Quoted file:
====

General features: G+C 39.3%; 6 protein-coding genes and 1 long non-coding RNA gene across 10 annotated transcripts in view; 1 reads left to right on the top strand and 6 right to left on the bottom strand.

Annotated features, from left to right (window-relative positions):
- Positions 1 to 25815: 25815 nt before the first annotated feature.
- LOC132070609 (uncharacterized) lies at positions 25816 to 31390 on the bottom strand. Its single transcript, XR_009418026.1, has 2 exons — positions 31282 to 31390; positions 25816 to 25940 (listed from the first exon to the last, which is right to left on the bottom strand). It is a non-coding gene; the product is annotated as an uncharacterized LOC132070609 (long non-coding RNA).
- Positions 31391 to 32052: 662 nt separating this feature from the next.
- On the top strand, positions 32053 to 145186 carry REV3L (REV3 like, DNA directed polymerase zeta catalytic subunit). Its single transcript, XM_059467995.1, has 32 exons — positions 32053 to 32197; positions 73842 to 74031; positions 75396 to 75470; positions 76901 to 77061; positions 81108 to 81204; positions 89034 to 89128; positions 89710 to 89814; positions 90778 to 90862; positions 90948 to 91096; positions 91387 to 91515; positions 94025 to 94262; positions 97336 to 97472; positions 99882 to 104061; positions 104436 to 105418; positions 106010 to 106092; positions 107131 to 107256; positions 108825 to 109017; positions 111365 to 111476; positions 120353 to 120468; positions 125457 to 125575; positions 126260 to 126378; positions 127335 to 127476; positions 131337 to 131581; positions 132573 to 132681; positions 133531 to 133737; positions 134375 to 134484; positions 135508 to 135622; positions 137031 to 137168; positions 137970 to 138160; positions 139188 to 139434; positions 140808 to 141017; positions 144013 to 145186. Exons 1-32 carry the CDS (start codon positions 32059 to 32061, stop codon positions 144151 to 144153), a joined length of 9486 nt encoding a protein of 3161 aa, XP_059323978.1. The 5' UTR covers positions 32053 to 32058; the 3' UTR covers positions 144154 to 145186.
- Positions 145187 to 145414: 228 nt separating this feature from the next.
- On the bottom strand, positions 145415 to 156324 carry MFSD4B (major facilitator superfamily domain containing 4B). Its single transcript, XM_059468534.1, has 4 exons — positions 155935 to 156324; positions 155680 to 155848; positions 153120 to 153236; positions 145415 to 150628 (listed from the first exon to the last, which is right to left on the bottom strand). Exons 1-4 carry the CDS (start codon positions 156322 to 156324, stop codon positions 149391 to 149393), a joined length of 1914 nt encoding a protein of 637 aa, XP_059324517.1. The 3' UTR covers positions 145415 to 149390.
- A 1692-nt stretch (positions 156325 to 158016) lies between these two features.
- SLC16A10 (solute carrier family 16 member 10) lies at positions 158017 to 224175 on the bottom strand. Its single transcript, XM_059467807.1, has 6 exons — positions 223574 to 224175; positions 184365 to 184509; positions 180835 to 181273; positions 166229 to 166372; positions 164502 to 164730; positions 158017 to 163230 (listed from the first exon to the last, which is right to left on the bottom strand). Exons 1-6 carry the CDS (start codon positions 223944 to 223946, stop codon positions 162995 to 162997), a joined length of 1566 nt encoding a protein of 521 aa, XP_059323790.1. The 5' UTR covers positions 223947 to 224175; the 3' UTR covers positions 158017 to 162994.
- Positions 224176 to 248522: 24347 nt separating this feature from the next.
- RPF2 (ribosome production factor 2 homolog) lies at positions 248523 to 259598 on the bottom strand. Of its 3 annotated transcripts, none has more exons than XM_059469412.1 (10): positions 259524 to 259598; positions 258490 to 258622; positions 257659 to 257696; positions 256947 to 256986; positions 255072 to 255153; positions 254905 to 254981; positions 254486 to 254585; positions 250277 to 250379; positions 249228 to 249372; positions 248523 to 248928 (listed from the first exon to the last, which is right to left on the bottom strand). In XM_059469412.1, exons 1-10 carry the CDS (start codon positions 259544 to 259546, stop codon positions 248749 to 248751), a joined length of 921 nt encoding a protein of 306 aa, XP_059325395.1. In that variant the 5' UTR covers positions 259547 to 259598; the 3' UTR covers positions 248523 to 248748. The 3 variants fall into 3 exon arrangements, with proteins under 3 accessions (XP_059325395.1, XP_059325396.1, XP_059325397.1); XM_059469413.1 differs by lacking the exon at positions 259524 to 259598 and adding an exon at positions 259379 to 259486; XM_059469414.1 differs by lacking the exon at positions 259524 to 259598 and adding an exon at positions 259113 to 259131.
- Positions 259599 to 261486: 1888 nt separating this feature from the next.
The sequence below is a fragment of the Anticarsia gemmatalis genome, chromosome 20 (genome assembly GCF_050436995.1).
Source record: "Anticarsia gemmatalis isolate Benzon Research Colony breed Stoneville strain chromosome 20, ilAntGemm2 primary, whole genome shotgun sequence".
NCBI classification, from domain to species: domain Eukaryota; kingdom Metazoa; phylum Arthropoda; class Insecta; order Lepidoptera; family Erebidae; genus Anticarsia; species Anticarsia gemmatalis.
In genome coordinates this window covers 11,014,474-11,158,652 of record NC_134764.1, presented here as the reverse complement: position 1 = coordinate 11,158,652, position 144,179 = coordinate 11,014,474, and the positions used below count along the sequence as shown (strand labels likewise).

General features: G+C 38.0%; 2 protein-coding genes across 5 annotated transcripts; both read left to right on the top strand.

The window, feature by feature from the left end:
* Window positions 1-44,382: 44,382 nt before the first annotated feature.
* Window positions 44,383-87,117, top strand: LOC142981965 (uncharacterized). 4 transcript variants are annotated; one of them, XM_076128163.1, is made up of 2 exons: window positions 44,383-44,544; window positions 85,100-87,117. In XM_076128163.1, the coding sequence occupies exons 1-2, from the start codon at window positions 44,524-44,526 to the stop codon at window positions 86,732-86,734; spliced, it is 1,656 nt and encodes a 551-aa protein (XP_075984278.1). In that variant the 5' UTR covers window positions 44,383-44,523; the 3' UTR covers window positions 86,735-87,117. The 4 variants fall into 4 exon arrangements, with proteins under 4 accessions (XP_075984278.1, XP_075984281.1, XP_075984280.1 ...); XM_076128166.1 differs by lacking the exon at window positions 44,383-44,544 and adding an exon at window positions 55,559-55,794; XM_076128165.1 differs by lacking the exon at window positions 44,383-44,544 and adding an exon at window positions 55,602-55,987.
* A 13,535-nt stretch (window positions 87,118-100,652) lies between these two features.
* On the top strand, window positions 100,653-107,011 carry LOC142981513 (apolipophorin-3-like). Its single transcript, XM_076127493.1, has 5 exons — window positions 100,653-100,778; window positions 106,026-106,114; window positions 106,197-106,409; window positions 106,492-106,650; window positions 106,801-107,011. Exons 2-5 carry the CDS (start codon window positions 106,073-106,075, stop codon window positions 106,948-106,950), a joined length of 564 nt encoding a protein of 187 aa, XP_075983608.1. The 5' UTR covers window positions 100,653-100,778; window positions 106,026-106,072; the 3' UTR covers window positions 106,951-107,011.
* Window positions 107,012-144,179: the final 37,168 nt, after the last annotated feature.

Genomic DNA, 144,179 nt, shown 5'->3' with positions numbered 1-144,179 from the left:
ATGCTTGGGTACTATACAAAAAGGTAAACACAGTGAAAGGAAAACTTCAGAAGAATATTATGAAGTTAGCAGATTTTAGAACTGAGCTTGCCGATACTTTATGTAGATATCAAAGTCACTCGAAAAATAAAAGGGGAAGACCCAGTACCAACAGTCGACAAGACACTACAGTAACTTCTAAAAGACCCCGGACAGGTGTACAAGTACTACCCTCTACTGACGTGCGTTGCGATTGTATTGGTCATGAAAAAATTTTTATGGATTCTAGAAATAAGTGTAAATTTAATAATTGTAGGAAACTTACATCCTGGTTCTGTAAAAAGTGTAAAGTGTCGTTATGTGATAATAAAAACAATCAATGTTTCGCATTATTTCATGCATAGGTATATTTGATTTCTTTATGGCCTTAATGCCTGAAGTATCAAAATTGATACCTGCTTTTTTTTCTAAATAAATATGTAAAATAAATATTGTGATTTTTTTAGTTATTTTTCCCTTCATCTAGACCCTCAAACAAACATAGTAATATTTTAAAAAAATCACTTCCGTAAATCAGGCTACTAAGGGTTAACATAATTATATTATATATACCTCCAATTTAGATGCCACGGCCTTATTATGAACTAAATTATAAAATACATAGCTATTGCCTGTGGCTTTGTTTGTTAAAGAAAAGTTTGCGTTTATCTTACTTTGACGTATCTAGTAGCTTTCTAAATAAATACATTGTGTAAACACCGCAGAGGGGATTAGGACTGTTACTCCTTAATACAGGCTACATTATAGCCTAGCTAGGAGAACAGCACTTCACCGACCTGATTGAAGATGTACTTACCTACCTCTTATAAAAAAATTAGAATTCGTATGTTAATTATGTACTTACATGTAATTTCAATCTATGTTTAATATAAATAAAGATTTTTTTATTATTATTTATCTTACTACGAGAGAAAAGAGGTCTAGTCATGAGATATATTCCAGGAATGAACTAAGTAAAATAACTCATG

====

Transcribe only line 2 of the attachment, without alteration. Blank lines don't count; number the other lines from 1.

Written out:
Annotated features, from left to right (window-relative positions):